TOKYO (Kyodo) -- The government has decided to provide funding for developing countries' space satellite projects under its official development assistance, government sources said Friday.
The first such aid funds are expected to be offered to Vietnam to help Japanese companies secure business related to a planned satellite launch by the Southeast Asian country.
The government had previously opposed disbursing ODA funds for satellite projects on the grounds that the ODA program should primarily serve the goal of eradicating poverty.
But Tokyo has changed its mind after seeing European countries successfully use ODA funding to benefit their aerospace industries. Japan now plans to extend low-interest, yen-denominated loans to emerging economies to support Japanese firms in the race to secure satellite-related deals abroad, they said.
Since Seiji Maehara became foreign minister last year, the ministry has shifted its position on funding foreign satellite projects with aid funds as Maehara believes the government should help to promote Japanese infrastructure exports.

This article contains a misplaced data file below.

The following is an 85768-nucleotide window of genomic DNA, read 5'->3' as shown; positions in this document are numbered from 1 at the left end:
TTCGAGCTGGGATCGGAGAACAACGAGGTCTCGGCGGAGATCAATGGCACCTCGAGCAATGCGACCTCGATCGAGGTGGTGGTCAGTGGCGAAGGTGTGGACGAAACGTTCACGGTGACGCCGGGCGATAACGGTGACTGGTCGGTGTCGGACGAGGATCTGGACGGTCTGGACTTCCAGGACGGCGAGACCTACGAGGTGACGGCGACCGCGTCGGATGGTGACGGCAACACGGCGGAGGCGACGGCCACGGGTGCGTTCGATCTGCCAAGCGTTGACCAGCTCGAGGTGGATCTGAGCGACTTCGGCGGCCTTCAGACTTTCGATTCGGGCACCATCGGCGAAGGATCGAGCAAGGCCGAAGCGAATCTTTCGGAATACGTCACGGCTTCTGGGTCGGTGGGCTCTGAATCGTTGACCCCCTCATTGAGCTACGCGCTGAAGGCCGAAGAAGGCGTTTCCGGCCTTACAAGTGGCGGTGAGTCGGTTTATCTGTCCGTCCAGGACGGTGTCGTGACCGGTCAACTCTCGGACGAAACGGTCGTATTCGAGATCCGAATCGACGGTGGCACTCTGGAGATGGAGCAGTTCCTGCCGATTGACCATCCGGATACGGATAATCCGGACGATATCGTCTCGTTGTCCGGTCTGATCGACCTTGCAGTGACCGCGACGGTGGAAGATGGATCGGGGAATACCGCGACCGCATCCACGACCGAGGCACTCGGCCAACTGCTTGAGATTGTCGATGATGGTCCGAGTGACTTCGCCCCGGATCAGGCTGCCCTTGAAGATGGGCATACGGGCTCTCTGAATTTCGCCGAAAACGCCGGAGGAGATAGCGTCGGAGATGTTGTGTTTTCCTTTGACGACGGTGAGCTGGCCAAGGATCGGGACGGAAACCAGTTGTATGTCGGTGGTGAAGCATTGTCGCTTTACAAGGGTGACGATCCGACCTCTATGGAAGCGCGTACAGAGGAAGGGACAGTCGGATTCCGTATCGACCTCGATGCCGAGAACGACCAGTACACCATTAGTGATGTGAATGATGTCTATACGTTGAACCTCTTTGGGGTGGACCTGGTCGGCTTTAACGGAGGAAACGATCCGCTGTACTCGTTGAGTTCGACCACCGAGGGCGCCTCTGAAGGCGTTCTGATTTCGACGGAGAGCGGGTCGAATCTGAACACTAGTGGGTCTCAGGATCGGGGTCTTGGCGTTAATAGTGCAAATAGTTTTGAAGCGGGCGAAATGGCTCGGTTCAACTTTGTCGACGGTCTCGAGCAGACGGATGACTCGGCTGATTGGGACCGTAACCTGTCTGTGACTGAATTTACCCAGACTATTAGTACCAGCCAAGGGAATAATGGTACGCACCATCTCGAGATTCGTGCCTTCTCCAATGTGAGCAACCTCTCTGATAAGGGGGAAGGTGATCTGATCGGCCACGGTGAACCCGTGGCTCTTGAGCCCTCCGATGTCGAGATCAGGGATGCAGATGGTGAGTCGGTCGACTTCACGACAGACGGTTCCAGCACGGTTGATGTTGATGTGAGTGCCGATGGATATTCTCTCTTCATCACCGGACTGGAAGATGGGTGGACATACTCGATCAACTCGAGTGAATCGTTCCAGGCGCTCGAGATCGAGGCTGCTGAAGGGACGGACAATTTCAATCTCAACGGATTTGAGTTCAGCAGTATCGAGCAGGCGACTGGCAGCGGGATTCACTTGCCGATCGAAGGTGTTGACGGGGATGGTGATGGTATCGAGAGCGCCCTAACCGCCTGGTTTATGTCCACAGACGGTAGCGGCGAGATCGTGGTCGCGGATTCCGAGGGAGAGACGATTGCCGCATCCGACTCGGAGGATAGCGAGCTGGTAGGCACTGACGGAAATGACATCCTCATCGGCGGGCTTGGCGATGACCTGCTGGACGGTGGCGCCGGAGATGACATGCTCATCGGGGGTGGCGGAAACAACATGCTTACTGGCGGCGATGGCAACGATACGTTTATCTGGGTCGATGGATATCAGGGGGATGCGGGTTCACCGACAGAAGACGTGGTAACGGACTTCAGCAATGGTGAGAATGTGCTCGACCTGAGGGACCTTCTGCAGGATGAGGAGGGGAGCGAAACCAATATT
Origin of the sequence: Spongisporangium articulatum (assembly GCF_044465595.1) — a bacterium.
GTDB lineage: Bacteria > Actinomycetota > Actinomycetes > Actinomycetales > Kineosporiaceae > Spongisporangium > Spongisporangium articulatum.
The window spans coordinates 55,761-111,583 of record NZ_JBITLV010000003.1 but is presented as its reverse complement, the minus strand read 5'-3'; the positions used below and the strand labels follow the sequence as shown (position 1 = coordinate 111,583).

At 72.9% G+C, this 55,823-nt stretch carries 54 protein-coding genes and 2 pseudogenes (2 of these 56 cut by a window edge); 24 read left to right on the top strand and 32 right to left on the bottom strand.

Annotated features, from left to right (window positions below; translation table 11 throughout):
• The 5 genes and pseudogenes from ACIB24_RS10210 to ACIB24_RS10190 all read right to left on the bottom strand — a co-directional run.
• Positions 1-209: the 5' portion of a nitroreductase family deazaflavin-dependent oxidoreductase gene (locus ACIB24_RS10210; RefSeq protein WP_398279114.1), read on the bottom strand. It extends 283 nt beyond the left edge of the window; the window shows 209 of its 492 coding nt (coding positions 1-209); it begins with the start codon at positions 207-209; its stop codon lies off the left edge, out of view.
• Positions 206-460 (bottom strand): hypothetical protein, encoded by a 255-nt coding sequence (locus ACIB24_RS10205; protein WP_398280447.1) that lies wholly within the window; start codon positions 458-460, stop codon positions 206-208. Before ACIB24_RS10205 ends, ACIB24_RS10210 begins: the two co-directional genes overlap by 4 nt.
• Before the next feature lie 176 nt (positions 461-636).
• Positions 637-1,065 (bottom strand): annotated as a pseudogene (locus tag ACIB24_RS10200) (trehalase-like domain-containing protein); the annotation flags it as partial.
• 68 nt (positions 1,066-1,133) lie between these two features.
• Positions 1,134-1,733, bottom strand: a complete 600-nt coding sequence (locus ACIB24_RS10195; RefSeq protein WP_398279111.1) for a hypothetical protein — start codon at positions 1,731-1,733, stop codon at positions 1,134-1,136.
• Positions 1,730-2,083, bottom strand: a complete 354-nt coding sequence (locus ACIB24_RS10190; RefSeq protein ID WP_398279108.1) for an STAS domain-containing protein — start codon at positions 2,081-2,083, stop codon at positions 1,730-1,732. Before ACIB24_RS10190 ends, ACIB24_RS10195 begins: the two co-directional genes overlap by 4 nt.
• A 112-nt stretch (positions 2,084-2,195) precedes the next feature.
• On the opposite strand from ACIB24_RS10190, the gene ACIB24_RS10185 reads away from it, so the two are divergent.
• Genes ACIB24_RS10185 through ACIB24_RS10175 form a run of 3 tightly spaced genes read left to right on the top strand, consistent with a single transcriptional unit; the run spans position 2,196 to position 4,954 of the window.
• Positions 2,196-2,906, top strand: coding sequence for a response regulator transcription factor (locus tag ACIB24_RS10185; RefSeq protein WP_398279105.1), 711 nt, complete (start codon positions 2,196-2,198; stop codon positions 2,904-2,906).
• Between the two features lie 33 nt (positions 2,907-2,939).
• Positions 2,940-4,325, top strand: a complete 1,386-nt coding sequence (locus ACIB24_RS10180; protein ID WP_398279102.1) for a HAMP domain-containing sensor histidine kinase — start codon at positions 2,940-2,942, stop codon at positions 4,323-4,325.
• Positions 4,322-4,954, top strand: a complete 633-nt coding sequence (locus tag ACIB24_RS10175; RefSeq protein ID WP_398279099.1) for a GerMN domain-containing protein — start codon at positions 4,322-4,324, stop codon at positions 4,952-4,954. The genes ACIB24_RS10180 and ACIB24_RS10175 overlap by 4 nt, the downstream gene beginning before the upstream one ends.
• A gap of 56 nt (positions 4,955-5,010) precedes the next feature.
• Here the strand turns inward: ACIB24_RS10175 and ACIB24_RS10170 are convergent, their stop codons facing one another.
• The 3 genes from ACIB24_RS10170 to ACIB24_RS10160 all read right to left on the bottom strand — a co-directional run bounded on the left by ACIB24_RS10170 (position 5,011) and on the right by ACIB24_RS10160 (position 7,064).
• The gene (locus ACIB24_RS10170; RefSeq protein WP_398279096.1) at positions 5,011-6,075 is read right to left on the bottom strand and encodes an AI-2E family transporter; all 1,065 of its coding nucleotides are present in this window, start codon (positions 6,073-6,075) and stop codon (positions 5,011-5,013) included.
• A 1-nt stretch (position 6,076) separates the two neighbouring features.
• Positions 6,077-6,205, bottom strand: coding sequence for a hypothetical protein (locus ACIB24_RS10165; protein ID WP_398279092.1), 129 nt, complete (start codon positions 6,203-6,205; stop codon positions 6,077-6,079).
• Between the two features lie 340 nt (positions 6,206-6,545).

Vietnam earlier asked Japan for loans to carry out its 30 billion yen project to build a space center and launch a weather satellite.
Among Japanese companies, NEC Corp. and Mitsubishi Electric Corp. manufacture satellites.
French and Belgian firms have already been awarded contracts in connection with the Vietnamese space program, apparently aided by their respective countries' ODA.
Japanese companies are afraid of falling behind Western competitors and only one Japanese satellite, with key components made by Japanese firms, has been delivered to a foreign buyer.
Japan is aiming to export five to 10 satellites in five years' time.
The government earmarked funding for the development of advanced small satellites in its draft budget for the year from April. It will also send a delegation of government and corporate officials to Mongolia and Cambodia in February in the hope of winning satellite-related business.